Speaking at the maritime festival Ostend at Anchor Mr Weyts told flandersnews that he was keen to see the ship play its full role in attracting tourists to Ostend:
"3.4 million euros is a tremendous amount of money, but it will be worth it. The Mercator will become a star attraction at Ostend and represent a significant new boost to tourism. The ship will have to be towed to a dry dock for renovation. The interior of the ship too will undergo a complete makeover. This ship has experienced an awful lot. First it served as a training ship for the merchant navy. It repatriated the remains of Father Damien after his death in Hawaii too. It also brought two giant sculptures from Easter Island to Belgium. We want to use the latest technologies to allow all these stories to be told. We hope to bring the sailors' stories to life for today's generations."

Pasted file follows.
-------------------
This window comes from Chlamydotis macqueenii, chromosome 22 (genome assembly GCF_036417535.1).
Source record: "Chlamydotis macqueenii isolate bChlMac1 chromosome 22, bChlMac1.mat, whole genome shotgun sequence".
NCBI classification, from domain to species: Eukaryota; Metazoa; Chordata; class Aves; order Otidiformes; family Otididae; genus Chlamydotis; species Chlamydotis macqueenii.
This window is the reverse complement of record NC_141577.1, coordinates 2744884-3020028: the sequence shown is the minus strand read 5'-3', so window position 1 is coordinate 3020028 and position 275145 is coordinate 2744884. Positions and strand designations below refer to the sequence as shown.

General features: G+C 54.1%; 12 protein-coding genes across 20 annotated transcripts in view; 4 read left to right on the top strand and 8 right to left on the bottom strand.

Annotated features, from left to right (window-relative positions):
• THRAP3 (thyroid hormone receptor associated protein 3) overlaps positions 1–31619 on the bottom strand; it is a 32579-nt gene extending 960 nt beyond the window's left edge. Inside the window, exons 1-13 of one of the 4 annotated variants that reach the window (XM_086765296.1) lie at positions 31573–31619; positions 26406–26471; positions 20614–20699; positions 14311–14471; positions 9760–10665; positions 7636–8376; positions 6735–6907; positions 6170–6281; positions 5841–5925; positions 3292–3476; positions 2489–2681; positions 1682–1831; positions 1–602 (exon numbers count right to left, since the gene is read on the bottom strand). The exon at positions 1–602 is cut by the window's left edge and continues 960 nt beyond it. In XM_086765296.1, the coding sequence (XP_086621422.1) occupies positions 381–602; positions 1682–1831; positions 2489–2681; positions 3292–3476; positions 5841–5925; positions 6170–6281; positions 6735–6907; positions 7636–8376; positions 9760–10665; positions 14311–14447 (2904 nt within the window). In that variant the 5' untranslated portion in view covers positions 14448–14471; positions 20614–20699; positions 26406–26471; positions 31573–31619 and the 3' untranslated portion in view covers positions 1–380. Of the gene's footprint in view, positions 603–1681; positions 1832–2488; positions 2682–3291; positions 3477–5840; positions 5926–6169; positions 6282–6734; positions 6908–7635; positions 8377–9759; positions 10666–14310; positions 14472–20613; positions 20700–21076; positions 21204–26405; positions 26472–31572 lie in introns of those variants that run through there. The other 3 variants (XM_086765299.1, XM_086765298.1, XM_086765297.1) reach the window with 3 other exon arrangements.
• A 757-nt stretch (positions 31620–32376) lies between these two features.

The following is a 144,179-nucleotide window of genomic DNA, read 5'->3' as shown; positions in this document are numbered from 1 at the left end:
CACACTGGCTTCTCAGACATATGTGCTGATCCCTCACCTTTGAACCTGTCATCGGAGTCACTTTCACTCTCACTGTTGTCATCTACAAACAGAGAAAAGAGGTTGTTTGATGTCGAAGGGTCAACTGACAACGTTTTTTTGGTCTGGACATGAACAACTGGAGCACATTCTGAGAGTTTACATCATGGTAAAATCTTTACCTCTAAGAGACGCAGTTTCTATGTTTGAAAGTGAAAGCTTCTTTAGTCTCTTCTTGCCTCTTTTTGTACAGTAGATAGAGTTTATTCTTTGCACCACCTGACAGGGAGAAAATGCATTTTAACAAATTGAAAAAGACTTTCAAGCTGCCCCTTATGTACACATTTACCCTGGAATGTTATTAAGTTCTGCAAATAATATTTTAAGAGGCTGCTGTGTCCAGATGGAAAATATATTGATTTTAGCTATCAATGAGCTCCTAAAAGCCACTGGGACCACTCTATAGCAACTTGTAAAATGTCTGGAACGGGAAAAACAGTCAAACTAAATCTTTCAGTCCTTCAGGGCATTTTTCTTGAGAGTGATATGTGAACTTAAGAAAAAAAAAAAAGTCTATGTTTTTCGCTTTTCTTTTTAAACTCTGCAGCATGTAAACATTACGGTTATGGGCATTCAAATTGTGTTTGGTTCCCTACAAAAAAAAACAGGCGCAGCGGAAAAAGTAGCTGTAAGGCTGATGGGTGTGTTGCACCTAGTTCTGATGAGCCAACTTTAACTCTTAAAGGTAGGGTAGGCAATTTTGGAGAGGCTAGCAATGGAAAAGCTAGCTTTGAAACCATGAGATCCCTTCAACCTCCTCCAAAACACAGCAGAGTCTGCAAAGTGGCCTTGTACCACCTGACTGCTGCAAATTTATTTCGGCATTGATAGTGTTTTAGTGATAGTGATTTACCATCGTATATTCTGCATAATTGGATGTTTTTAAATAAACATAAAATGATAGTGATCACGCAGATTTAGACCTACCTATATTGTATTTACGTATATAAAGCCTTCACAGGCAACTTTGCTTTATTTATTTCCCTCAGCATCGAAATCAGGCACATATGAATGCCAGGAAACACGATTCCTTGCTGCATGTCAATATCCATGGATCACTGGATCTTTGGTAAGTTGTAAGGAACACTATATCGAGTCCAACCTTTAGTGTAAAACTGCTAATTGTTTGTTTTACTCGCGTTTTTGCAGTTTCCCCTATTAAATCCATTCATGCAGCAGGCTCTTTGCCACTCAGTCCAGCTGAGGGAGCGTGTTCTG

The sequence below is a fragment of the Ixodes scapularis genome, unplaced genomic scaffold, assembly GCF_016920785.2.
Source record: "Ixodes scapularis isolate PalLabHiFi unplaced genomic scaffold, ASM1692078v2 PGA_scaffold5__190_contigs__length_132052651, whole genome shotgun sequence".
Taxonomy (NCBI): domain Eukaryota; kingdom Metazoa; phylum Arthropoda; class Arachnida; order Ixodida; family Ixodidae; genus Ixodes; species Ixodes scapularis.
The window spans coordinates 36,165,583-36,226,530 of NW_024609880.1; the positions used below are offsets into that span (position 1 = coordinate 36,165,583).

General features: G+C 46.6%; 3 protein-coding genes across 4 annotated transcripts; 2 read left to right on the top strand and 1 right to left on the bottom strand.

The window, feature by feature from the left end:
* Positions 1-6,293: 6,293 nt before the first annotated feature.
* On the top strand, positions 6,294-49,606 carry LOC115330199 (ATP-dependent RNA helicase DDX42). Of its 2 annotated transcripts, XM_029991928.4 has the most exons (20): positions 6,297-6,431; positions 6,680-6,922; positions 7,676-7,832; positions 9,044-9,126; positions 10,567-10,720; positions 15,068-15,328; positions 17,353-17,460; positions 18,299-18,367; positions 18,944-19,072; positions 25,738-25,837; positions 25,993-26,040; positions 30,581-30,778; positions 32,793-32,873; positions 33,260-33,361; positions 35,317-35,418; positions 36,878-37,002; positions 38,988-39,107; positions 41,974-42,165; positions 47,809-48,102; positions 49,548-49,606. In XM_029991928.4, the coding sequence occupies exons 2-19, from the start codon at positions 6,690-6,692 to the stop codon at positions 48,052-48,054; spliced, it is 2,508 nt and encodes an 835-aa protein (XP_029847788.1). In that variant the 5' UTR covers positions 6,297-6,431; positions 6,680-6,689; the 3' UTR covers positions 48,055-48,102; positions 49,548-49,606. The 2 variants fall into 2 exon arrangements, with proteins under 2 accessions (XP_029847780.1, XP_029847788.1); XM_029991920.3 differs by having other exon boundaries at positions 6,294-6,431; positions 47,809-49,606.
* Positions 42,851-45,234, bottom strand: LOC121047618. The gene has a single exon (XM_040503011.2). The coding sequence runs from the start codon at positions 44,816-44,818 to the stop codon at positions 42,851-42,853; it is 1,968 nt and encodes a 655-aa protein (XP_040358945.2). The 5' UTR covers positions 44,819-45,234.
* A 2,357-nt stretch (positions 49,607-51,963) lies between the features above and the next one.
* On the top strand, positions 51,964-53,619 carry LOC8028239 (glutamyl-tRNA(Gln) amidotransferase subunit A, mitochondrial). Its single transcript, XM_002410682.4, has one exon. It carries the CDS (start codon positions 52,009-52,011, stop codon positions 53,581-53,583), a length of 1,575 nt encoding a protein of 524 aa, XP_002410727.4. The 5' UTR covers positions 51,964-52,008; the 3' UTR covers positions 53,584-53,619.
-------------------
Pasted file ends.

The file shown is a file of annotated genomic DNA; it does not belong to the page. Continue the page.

Where and when the Mercator will be renovated still has to be decided. The ship is expected to leave Ostend in September. Mr Weyts said that this would be a delicate operation: “We need spring-tide and good weather."
The Mercator was built in Leith in Scotland in 1932 after a design by the Belgian polar explorer Adrien de Gerlache. It was constructed as a training ship for the Belgian merchant navy. The Mercator became a museum ship in 1961 and has been moored at Ostend practically without interruption since 1964 when the city celebrated its first millennium.